I had Sock as my “upset of a seeded player” pick last week, even venturing so far as to say he could easily make the third or fourth round. That seems to be all reality now instead of a distant vision.
Giant-killer Sorana Cirstea stuns Sabine Lisicki
If you know women’s tennis, it’s really not that big of a stretch to see Cirstea win this matchup. For those not familiar, Cirstea took out several top players this year already: world No. 7 Sam Stosur in the first round of the Australian Open, No. 11 Marion Bartoli in Madrid, and No. 8 Na Li in the second round of Wimbledon. The 22-year-old Romanian seems to do her best damage at Slams, but has failed to capitalize on the US Open — her best showing being the third round back in 2009. With the surprise takedown of Julia Goerges by Kristyna Pliskova today, Cirstea’s 1/8 has opened wide up, giving her a clear path to a fourth round matchup against No. 1 seed Victoria Azarenka.
Roger Federer gives Donald Young some space
In what was supposed to be a straight-forward opener for Federer, the Swiss Maestro allowed Young to win nine games. It’s unacceptable for a guy that only recently broke a 17-match winning streak to take more than the equivalent of one set from the “King of Tennis.” Sure, it’s just the first round and players tend to have the worst nerves then because anything can happen, but Young won 39% of all points played! Federer needs to stop these shenanigans and get it into gear next round. Oh, and Federer is now 22-0 for all US Open night matches played. No pressure.
Petra Kvitova burning out
Not a fan of the humidity of North America, Kvitova recently got a new inhaler and it seemed to be doing the trick for the summer hardcourt season: Montreal title, Cincinnati semifinals, and New Haven title over the weekend. But all the tennis and travelling has been catching up to her, as she was forced to a first set tiebreak against No. 65 Polona Hercog which she barely won. With her movement and energy clearly hampered, she would be lucky to make it to the fourth round against Marion Bartoli. And don’t even think about seeing Sharapova in the quarterfinals. Sorry.
Young British women split successes
The younger of the two, Laura Robson, hit a bit of luck as she drew 17-year-old newbie Samantha Crawford in the first round. Her compatriot Heather Watson, however, drew world No. 8 Na Li. Robson struggled with her serve hitting under 50% and only converted on three-of-nine break points. But she used grit and prevailed in the second set tiebreak finally winning 6-3, 7-6(6). Watson wasn’t so lucky. Li came out firing on all cylinders, keeping Watson to only five total games. The take-away from both British youngster? There’s still time to develop, but those serves are really hindering you. Robson will get her reward in the form of a second round matchup with Kim Clijsters.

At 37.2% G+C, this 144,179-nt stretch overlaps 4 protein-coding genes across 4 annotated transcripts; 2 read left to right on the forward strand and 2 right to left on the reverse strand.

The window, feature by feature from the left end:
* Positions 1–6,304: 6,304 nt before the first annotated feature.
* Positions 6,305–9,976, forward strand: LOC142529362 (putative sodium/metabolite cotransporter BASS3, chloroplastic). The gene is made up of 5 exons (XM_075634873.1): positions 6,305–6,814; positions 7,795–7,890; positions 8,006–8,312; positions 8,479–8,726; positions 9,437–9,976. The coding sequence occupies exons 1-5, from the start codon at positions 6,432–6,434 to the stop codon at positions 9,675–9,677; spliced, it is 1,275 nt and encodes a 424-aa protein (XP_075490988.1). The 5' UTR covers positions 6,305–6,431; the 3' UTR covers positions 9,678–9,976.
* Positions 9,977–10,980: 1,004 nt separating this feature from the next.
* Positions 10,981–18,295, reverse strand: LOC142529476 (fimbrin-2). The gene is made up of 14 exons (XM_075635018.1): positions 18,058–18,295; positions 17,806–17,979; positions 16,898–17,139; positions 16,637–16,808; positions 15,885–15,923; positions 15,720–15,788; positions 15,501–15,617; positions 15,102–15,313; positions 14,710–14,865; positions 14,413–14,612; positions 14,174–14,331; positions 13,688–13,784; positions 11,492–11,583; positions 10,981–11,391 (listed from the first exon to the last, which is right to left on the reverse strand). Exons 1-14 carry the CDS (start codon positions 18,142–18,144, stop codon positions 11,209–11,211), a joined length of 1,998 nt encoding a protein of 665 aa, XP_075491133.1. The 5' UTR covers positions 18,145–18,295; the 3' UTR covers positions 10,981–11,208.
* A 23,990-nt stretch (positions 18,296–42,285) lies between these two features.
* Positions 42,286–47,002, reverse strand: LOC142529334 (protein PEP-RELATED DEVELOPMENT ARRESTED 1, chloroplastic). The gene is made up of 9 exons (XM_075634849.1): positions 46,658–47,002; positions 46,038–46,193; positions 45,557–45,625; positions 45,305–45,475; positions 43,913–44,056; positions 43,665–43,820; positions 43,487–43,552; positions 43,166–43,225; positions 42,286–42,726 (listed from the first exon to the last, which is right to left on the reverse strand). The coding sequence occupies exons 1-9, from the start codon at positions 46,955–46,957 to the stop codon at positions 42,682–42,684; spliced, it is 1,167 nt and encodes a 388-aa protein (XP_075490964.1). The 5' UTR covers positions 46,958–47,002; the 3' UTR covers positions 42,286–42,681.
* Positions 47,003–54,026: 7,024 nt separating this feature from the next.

Venus Williams career ender? Is Madison Keys the new American star? Roger Federer to break an old record – The Friday Five
By Maud Watson
Potential Career Ender
In one of the more unfortunate pieces of news to make headlines this year, Venus Williams announced that she has been diagnosed with Sjögren’s Syndrome, which subsequently forced her withdrawal from the US Open. The positive for Venus, as she herself stated, is that now that she has a correct diagnosis, she can begin proper treatment to keep the disease in check. But there’s little doubt that she is facing a bit of an uphill battle, and despite her statement that she plans to work on returning to the courts, many are correct to wonder if she will in fact make any significant return to the game. She hasn’t been a major factor in awhile, even when healthy, and you never really feel that she can flip the switch quite like little sister Serena. Couple that with her age, previous injury layoffs, and it has to be said, a general lack of interest and focus at times, and you really have to wonder if the drive is still there to come back and have any type of impact in the sport. Hopefully she will find a way back and potentially serve as an inspiration to others with similar health problems, but with the other irons she has in the fire, it would be understandable if she didn’t. Either way, we wish her the best.